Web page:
I find that amongst my collection of images there are quite a number which depict 'conversation'. It is always interesting to surmise what the conversation is about, but also to realise that conversation is perhaps the simplest and most common way in which we share ourselves with other people.
Is it the family gathering where conversation can be the most personal and often around familiar topics, events, relationships and people known.? Is it a sharing of information or knowledge or a point of view? Is it a casual encounter with the usual topics of the weather and one another's health? Is it a negotiation of business or opinion? Is it a shared decision-making over a meal menu or something of greater significance? The list could go on because conversations cover the whole spectrum of human life. In it all we share something of ourselves - who we are and how we are.
Conversation is usually the starting point for, and the ongoing foundation of, relationships. It is of great importance in our lives and yet is often not treated as such. More often than not we treat it very casually - either not giving much thought to what we say, or allowing a set pattern to shape things, depending on who we are talking to.
Then, of course, we must remember that conversation is as much about listening as speaking! How often are our minds focussed on what it is that we wish to say, to such an extent that we do not really listen to the other person, or we don't let them get a word in edgeways!
All this sounds pretty 'normal' and therefore 'acceptable', apart from the fact that the conversation we are so bad at is central to our relationships. Is it any wonder that these break down so easily, or exist in a rather fragile form? The 'conversations' that take place in the House of Commons probably mark the lowest standard, as clearly there is not much listening and the emphasis is very much on 'telling'. Questions carry an important role in conversation, as they can lead the exchange into new areas and invite the contribution of others, but Question Time in Parliament never seems to be this positive.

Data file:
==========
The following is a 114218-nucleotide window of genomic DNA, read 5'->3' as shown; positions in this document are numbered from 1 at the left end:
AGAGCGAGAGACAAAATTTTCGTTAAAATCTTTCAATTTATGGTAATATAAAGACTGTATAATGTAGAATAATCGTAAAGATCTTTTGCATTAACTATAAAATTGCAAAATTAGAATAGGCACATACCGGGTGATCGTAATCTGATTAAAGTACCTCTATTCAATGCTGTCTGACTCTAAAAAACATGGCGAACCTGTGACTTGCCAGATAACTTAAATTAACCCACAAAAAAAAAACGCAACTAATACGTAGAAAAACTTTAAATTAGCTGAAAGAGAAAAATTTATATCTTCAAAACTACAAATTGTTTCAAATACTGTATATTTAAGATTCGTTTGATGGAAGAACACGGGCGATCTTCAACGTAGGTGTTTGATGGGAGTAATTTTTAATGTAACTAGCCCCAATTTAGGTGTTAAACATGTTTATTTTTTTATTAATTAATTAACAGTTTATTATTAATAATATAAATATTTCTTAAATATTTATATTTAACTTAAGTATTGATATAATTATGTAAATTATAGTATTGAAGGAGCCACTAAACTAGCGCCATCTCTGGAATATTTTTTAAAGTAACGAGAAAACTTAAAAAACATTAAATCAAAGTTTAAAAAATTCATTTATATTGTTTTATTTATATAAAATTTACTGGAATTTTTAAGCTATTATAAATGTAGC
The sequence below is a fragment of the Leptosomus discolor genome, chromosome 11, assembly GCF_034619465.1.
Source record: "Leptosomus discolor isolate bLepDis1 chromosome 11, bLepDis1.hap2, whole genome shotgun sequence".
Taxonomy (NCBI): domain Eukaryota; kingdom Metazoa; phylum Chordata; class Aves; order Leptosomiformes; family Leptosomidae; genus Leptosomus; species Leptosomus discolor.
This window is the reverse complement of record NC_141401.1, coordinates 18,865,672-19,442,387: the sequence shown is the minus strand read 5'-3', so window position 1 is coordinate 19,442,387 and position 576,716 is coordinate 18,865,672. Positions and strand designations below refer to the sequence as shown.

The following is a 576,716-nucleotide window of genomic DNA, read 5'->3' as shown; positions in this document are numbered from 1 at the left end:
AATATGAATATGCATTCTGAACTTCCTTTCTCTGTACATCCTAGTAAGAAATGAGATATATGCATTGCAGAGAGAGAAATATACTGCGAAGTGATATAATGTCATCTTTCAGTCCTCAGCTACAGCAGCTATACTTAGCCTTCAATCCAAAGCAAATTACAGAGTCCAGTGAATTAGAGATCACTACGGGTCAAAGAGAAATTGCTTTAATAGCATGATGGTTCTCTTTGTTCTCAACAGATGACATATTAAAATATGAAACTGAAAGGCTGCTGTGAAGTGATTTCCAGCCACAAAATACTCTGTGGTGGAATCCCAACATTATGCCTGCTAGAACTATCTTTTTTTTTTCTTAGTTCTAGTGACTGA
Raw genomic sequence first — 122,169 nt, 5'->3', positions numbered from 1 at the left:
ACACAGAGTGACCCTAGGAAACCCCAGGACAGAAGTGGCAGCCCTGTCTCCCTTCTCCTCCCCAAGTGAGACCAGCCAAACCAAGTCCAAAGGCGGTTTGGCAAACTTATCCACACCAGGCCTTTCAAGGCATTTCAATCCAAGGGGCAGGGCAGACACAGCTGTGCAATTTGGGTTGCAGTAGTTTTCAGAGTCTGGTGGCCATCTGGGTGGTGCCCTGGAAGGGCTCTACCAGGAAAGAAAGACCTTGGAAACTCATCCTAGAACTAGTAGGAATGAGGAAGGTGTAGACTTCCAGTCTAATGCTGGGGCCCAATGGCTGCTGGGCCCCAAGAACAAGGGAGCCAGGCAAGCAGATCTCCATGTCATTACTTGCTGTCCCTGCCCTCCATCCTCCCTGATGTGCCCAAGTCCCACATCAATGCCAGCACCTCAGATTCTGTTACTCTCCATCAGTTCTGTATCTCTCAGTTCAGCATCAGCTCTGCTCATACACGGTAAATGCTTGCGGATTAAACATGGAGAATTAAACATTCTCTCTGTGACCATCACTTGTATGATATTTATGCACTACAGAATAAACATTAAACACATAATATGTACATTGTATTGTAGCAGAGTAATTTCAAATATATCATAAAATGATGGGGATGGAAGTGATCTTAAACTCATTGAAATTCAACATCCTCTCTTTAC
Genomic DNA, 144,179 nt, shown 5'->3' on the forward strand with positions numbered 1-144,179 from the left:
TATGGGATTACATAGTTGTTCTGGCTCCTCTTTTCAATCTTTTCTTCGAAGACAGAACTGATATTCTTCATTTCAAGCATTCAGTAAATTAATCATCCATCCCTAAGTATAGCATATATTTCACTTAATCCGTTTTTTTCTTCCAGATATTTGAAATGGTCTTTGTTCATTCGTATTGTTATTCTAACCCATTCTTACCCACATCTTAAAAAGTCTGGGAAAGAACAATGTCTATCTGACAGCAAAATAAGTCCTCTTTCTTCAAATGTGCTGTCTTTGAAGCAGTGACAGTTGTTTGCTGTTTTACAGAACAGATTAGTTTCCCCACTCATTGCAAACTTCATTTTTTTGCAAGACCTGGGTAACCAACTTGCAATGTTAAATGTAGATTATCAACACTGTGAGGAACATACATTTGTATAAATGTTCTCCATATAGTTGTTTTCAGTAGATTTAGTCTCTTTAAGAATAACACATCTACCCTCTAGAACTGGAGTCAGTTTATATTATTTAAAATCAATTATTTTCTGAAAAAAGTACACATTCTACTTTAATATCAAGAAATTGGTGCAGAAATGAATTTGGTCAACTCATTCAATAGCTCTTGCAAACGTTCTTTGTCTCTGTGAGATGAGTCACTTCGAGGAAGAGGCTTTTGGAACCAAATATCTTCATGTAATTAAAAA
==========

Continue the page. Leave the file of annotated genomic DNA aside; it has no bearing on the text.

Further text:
It seems that we have a lot of ground to make up if our society is to be renewed, yet it can begin with the simplicity of good conversations.
So to in the realms of faith, conversation or 'prayer' is a foundation for the relationship we have with God. We can believe and we might go as far as to say that we 'trust' God, but without the conversation the relationship remains rather impersonal. It is conversation/prayer that gives us opportunity to share ourselves to the fullest extent - and equally, enables God to get close to us and share what is at his heart.
Conversation - sharing self, listening and allowing times of silence, so that these are given the space they need - a central art for our human relationships that needs some practice!
A Summer jazz festival on someone's back lawn in Orford, Suffolk, brought out the garden chairs, the picnic baskets and the hats!
Recreating the scene caused me to analyse a little what it means to be an audience. In a similar way to the coffee shop experience, the question is about whether one is there to simply receive - observing and listening, remaining on the outside - or is it more about participating - entering into the spirit of the performance, reacting with feelings and emotions, responding with applause and cheers?
Certainly the performance would be rather empty without an audience, but then there are those who object to too much participation, which causes a distraction.
Perhaps it is more of an exchange, with the performers being given their space to give of themselves, without undue interruption, while the audience have their own, necessary, moment in which to respond. A performance is not a performance without an audience and, even in a relatively passive way, we are essential.
Similarly, in relation to the performance that is creation, there is a need to give God his space to do what he desires, but we are also participants responding and sharing in what is going on. What we should not do is take on the role of the performer, the Creator. But entering into all that is going on in our world we have our essential role. God is on his stage, while we appreciate and are moved.